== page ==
This post from new Honeycomber Rachel Perkins is the seventh in our series on the how, why, and what of events.
An event is a record of something that your system did. A line in a log file is typically thought of as an event, but events in Honeycomb can be a lot more than that—they can include data from different sources, fields calculated from values from within, or external to the event itself, and more.
An event represents a unit of work. It can tell a story about a complete thing that happened–for example, how long a given request took, or what exact path it took through your systems. What is a unit of work in your service? Can you make your events better?
In this blog post, we’ll walk through a simple story in which the protagonist (hey, that’s YOU!) improves the contents of their events to get more information about why their site is slowing down.
Where should I start?
When looking to get more visibility into the behavior of systems, we often begin by thinking about how long key tasks take. A common starting approach is to focus on the things that tend to be the most expensive. For example you might:
- Instrument MySQL calls with a timer (how long are these calls taking?)
- Instrument callouts to, say, Kafka with a timer as well.
To achieve this in Honeycomb (How to make and send events), you:
- Build an event with a timer field called
request_roundtrip_durwith the MySQL and Kafka timers in it.
- Send that data to Honeycomb.
Pro-tip: Name your event fields in a consistent way to make it easier to pick different types of things out from the column list. For example, use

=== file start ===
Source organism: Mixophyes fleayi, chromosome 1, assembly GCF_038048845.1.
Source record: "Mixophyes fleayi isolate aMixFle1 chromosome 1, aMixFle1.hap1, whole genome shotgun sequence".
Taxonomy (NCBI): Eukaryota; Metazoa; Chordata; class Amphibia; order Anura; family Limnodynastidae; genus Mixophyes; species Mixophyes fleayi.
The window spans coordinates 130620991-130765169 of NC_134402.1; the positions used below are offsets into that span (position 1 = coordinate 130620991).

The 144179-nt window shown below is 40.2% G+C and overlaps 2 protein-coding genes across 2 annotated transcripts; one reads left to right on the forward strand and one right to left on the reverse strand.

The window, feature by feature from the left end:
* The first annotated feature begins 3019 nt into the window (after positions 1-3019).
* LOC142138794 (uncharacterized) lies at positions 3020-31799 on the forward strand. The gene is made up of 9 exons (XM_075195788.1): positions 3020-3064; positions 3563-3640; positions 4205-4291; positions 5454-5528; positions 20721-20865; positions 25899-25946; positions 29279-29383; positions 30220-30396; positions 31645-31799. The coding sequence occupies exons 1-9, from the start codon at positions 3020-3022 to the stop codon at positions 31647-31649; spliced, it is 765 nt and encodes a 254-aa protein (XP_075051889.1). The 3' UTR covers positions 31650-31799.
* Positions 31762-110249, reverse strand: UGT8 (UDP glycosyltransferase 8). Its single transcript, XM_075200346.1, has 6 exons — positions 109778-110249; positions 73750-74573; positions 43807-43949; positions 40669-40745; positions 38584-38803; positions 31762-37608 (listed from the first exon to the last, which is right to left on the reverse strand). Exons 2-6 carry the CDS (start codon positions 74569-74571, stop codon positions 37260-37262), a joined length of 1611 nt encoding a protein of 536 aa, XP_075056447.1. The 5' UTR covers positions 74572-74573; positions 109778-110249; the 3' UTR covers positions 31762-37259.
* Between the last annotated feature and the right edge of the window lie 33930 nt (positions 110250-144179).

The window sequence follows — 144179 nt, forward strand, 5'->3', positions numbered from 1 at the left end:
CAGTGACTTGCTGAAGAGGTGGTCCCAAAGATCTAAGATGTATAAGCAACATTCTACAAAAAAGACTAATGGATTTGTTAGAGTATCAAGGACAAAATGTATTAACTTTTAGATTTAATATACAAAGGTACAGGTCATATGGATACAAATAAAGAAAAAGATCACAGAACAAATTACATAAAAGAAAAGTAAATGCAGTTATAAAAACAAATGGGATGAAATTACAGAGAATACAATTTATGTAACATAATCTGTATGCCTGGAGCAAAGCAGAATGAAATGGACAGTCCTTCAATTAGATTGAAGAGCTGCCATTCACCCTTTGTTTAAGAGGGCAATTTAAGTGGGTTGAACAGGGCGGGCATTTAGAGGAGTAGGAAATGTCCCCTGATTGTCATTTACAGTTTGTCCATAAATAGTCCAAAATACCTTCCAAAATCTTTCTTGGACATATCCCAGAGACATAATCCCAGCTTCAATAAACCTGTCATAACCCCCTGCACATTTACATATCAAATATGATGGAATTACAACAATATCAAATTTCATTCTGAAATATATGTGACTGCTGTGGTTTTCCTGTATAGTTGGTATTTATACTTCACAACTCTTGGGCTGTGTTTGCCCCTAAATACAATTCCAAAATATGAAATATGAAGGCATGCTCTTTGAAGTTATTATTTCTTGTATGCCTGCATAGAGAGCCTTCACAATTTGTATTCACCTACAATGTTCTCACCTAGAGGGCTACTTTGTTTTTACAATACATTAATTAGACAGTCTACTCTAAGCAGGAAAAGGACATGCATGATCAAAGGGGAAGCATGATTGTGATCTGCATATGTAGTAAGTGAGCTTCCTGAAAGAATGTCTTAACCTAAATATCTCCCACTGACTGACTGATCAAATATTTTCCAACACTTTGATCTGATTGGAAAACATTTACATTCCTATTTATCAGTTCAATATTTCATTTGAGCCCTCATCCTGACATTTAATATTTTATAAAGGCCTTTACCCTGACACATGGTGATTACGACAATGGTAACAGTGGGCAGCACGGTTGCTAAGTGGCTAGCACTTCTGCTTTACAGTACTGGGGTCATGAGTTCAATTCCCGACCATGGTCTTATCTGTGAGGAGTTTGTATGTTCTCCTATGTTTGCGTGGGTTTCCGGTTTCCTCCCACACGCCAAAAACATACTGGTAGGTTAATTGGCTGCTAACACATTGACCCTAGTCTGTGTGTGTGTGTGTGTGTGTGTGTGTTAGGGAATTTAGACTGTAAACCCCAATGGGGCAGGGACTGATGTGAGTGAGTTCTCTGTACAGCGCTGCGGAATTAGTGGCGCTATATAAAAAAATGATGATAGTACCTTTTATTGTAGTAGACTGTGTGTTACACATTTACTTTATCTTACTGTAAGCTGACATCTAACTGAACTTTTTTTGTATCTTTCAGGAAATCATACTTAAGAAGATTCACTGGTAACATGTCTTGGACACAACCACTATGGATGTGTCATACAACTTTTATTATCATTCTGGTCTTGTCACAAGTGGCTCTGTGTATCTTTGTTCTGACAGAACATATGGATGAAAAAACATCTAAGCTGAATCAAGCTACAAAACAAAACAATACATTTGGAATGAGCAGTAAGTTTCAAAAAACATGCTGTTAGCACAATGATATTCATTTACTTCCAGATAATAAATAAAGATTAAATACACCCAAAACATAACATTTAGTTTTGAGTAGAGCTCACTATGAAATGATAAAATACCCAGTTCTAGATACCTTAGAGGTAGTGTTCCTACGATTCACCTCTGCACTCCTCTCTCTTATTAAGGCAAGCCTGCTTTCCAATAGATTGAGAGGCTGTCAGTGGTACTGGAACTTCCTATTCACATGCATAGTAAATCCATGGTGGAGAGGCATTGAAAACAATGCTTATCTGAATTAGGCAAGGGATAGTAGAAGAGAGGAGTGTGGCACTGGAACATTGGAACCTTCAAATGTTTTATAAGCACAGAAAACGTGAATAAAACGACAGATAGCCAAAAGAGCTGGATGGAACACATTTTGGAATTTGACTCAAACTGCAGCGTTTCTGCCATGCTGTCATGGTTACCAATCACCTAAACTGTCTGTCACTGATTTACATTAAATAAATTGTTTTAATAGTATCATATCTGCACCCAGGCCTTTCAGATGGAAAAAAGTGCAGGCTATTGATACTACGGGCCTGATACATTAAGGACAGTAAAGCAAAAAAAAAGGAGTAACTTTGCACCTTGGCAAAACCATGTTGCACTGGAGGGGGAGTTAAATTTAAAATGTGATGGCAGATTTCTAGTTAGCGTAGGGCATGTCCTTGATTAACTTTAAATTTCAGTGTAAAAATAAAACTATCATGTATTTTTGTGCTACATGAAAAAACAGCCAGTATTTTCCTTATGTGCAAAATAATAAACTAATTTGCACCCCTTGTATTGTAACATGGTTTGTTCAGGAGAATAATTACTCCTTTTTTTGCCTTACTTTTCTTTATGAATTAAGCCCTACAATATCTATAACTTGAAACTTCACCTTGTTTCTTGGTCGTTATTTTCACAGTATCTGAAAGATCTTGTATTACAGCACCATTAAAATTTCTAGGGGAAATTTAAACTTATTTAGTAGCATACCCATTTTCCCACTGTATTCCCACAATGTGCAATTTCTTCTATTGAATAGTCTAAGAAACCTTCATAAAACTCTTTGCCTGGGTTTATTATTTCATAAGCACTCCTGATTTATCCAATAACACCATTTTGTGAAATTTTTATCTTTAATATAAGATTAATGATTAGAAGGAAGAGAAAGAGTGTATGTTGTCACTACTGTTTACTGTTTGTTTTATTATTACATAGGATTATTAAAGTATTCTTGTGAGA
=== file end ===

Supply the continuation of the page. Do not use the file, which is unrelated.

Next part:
_dur in anything that’s a duration. We recommend you put the unit (
_µs, etc.) in there too—you may be using units consistently now, but you know how that can go sideways fast.
For a while, the site rocked pretty steady:
So you keep on keeping on until….
À la recherche du temps perdu
Oncall has been pretty chill, but a few days ago the team rolled out some new code, and things seem to get a bit slower. Time to dig in to find out what happened. First, let’s see how long stuff overall is taking:
Things are getting slower overall, but it’s hard to see whether the cause is hiding in one of your existing timers. You want to find out if there is an obvious new culprit that needs a timer added—one way to do this is to set up a derived column that adds up all your existing timers and subtracts them from the average request time:
Looking at your new derived column, it’s clear that the parts of this event that are slow are not currently being timed—77ms are missing entirely from our existing timers! (Click through for the detail):
It’s time to add a new timer around the next few obvious culprits, so you decide to see if it’s the JSON parsing that’s contributing this extra time:
- Update your event with JSON parsing timing.
Stay on target
After a few days, you can tell that the JSON parsing accounts for a small part of the additional slowness, but not the majority of it, and it’s not taking significantly longer than it was a week or two ago:
Obviously the new code in the push is suspect, so it’s time to start looking at that in more detail.
You know that changes were made to the
auth module and to some validation performed by another piece of code so you start there and:
- Add timings to the
That change to the
auth system broke caching—you hadn’t set up a timer there because it had always been fast from the cache before. Now you can see how that one issue impacted the overall system performance.
Of course there’s still a little bit of unknown time being spent, but you can put off investigating that for another day and get on with filing a ticket on the
auth module caching 🙂